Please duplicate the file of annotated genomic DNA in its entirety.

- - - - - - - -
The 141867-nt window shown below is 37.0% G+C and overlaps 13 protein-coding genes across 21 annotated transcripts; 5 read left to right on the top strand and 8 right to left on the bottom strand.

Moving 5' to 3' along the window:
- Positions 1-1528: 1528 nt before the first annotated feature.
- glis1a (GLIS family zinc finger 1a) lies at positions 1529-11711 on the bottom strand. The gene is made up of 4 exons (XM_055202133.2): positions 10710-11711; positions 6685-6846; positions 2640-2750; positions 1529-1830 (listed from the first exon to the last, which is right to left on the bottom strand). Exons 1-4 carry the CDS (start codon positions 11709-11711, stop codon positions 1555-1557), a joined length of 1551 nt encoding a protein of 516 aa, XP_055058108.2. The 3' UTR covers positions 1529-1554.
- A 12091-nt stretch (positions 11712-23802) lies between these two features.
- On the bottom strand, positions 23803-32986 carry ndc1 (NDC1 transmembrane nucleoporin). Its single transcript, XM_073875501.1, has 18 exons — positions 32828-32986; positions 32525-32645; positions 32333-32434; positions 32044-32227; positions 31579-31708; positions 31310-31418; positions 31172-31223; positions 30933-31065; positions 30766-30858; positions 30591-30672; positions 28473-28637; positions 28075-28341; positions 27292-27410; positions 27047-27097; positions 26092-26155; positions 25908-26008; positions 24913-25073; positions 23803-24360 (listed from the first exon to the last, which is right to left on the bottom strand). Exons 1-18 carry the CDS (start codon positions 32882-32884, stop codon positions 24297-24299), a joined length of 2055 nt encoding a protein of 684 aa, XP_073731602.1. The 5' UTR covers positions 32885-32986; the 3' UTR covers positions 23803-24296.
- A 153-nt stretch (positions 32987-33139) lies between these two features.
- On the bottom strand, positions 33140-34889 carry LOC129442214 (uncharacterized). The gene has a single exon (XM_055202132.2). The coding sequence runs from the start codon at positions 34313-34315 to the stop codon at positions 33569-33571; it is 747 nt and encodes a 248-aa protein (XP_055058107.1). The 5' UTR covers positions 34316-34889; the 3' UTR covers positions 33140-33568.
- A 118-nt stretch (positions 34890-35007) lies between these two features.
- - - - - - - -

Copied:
The 141867-nt window shown below is 37.0% G+C and overlaps 13 protein-coding genes across 21 annotated transcripts; 5 read left to right on the top strand and 8 right to left on the bottom strand.

Moving 5' to 3' along the window:
- Positions 1-1528: 1528 nt before the first annotated feature.
- glis1a (GLIS family zinc finger 1a) lies at positions 1529-11711 on the bottom strand. The gene is made up of 4 exons (XM_055202133.2): positions 10710-11711; positions 6685-6846; positions 2640-2750; positions 1529-1830 (listed from the first exon to the last, which is right to left on the bottom strand). Exons 1-4 carry the CDS (start codon positions 11709-11711, stop codon positions 1555-1557), a joined length of 1551 nt encoding a protein of 516 aa, XP_055058108.2. The 3' UTR covers positions 1529-1554.
- A 12091-nt stretch (positions 11712-23802) lies between these two features.
- On the bottom strand, positions 23803-32986 carry ndc1 (NDC1 transmembrane nucleoporin). Its single transcript, XM_073875501.1, has 18 exons — positions 32828-32986; positions 32525-32645; positions 32333-32434; positions 32044-32227; positions 31579-31708; positions 31310-31418; positions 31172-31223; positions 30933-31065; positions 30766-30858; positions 30591-30672; positions 28473-28637; positions 28075-28341; positions 27292-27410; positions 27047-27097; positions 26092-26155; positions 25908-26008; positions 24913-25073; positions 23803-24360 (listed from the first exon to the last, which is right to left on the bottom strand). Exons 1-18 carry the CDS (start codon positions 32882-32884, stop codon positions 24297-24299), a joined length of 2055 nt encoding a protein of 684 aa, XP_073731602.1. The 5' UTR covers positions 32885-32986; the 3' UTR covers positions 23803-24296.
- A 153-nt stretch (positions 32987-33139) lies between these two features.
- On the bottom strand, positions 33140-34889 carry LOC129442214 (uncharacterized). The gene has a single exon (XM_055202132.2). The coding sequence runs from the start codon at positions 34313-34315 to the stop codon at positions 33569-33571; it is 747 nt and encodes a 248-aa protein (XP_055058107.1). The 5' UTR covers positions 34316-34889; the 3' UTR covers positions 33140-33568.
- A 118-nt stretch (positions 34890-35007) lies between these two features.